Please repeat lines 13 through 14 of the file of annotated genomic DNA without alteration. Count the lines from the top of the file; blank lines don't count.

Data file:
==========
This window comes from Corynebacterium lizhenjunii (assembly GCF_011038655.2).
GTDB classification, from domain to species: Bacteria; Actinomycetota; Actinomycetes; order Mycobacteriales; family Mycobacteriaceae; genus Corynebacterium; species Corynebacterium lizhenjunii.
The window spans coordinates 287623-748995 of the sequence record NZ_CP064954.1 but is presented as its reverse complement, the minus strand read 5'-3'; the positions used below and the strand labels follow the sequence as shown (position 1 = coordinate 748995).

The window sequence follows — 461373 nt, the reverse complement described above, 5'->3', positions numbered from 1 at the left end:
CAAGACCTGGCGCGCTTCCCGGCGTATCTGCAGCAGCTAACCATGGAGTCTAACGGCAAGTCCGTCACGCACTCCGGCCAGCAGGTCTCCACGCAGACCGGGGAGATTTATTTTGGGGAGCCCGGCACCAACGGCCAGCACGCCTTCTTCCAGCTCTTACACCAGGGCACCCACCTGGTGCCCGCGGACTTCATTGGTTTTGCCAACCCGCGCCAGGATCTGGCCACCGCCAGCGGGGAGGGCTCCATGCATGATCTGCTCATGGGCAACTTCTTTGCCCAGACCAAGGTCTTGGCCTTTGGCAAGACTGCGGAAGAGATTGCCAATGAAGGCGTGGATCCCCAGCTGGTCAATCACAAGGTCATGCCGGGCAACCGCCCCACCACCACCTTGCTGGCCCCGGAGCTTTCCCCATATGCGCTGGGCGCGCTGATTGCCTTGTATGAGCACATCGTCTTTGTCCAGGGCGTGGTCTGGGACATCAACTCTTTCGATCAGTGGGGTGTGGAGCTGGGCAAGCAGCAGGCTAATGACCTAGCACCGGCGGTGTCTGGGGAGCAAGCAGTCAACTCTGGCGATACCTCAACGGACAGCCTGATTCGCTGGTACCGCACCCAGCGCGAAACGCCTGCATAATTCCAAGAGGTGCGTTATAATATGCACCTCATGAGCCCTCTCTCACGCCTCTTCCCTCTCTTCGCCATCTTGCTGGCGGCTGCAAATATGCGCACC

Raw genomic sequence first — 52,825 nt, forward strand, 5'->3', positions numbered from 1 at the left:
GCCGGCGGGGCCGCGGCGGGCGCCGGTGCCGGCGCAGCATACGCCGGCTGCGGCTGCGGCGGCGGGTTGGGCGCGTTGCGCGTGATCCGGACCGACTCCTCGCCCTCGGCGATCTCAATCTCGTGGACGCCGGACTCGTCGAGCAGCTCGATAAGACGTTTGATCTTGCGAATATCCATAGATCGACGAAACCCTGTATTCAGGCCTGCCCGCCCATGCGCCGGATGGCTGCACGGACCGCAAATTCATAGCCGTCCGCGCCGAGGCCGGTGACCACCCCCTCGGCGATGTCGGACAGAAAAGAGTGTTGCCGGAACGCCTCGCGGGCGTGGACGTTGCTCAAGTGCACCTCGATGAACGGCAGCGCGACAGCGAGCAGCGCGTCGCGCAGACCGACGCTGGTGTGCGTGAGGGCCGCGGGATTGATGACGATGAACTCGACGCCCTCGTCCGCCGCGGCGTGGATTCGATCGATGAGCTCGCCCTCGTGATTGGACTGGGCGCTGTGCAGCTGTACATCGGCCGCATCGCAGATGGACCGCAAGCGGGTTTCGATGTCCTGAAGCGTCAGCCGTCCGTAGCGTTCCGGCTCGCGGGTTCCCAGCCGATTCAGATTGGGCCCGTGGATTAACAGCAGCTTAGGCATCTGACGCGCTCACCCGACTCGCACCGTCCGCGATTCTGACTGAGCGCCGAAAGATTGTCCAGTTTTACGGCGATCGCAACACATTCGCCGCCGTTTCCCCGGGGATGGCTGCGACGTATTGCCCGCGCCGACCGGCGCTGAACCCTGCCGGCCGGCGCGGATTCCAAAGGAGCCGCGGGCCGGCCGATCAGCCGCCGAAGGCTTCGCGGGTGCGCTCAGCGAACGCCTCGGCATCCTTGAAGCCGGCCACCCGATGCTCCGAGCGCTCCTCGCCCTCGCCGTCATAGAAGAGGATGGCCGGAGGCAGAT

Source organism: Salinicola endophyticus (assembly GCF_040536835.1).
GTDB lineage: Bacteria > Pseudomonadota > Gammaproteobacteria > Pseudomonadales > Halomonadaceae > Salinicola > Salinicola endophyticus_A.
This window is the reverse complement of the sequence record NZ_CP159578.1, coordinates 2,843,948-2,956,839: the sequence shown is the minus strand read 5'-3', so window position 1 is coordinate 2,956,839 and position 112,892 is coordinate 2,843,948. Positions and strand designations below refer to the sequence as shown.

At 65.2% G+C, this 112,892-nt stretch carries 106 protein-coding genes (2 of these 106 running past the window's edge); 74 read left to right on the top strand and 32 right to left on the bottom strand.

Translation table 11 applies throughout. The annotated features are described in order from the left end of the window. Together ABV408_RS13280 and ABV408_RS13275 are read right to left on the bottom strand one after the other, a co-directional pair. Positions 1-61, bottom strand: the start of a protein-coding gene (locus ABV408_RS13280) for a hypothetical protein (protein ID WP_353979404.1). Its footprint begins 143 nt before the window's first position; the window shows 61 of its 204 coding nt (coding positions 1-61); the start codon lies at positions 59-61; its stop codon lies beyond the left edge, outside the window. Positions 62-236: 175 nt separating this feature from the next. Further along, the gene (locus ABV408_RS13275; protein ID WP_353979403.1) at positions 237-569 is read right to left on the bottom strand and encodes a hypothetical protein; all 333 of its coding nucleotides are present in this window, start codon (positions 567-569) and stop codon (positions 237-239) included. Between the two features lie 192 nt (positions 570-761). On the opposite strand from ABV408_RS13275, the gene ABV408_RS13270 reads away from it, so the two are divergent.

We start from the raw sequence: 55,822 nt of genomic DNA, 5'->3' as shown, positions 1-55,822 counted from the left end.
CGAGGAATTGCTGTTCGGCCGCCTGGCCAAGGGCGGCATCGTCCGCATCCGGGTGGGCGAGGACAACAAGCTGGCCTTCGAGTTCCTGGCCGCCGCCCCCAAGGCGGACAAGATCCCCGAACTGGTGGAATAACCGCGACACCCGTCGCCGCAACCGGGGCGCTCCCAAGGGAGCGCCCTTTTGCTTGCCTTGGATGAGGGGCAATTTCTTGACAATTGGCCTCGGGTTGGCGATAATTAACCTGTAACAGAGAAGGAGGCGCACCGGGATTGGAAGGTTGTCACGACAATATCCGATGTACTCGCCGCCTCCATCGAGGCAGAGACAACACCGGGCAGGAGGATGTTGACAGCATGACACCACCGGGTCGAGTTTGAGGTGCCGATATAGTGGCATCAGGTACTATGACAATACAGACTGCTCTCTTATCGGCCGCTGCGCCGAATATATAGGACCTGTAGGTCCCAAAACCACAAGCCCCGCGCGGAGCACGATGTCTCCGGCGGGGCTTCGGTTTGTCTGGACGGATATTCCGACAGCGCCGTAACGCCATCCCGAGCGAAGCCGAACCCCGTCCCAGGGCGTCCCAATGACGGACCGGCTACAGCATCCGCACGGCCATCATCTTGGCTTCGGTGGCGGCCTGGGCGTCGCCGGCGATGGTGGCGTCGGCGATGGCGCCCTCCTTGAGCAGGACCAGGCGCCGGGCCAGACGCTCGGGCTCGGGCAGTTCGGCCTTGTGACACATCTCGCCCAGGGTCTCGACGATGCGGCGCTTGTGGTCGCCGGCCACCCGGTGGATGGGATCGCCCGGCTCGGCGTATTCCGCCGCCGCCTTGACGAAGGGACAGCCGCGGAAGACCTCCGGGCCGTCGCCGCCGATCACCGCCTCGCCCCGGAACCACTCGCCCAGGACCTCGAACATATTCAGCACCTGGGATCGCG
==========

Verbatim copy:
We start from the raw sequence: 55,822 nt of genomic DNA, 5'->3' as shown, positions 1-55,822 counted from the left end.
CGAGGAATTGCTGTTCGGCCGCCTGGCCAAGGGCGGCATCGTCCGCATCCGGGTGGGCGAGGACAACAAGCTGGCCTTCGAGTTCCTGGCCGCCGCCCCCAAGGCGGACAAGATCCCCGAACTGGTGGAATAACCGCGACACCCGTCGCCGCAACCGGGGCGCTCCCAAGGGAGCGCCCTTTTGCTTGCCTTGGATGAGGGGCAATTTCTTGACAATTGGCCTCGGGTTGGCGATAATTAACCTGTAACAGAGAAGGAGGCGCACCGGGATTGGAAGGTTGTCACGACAATATCCGATGTACTCGCCGCCTCCATCGAGGCAGAGACAACACCGGGCAGGAGGATGTTGACAGCATGACACCACCGGGTCGAGTTTGAGGTGCCGATATAGTGGCATCAGGTACTATGACAATACAGACTGCTCTCTTATCGGCCGCTGCGCCGAATATATAGGACCTGTAGGTCCCAAAACCACAAGCCCCGCGCGGAGCACGATGTCTCCGGCGGGGCTTCGGTTTGTCTGGACGGATATTCCGACAGCGCCGTAACGCCATCCCGAGCGAAGCCGAACCCCGTCCCAGGGCGTCCCAATGACGGACCGGCTACAGCATCCGCACGGCCATCATCTTGGCTTCGGTGGCGGCCTGGGCGTCGCCGGCGATGGTGGCGTCGGCGATGGCGCCCTCCTTGAGCAGGACCAGGCGCCGGGCCAGACGCTCGGGCTCGGGCAGTTCGGCCTTGTGACACATCTCGCCCAGGGTCTCGACGATGCGGCGCTTGTGGTCGCCGGCCACCCGGTGGATGGGATCGCCCGGCTCGGCGTATTCCGCCGCCGCCTTGACGAAGGGACAGCCGCGGAAGACCTCCGGGCCGTCGCCGCCGATCACCGCCTCGCCCCGGAACCACTCGCCCAGGACCTCGAACATATTCAGCACCTGGGATCGCG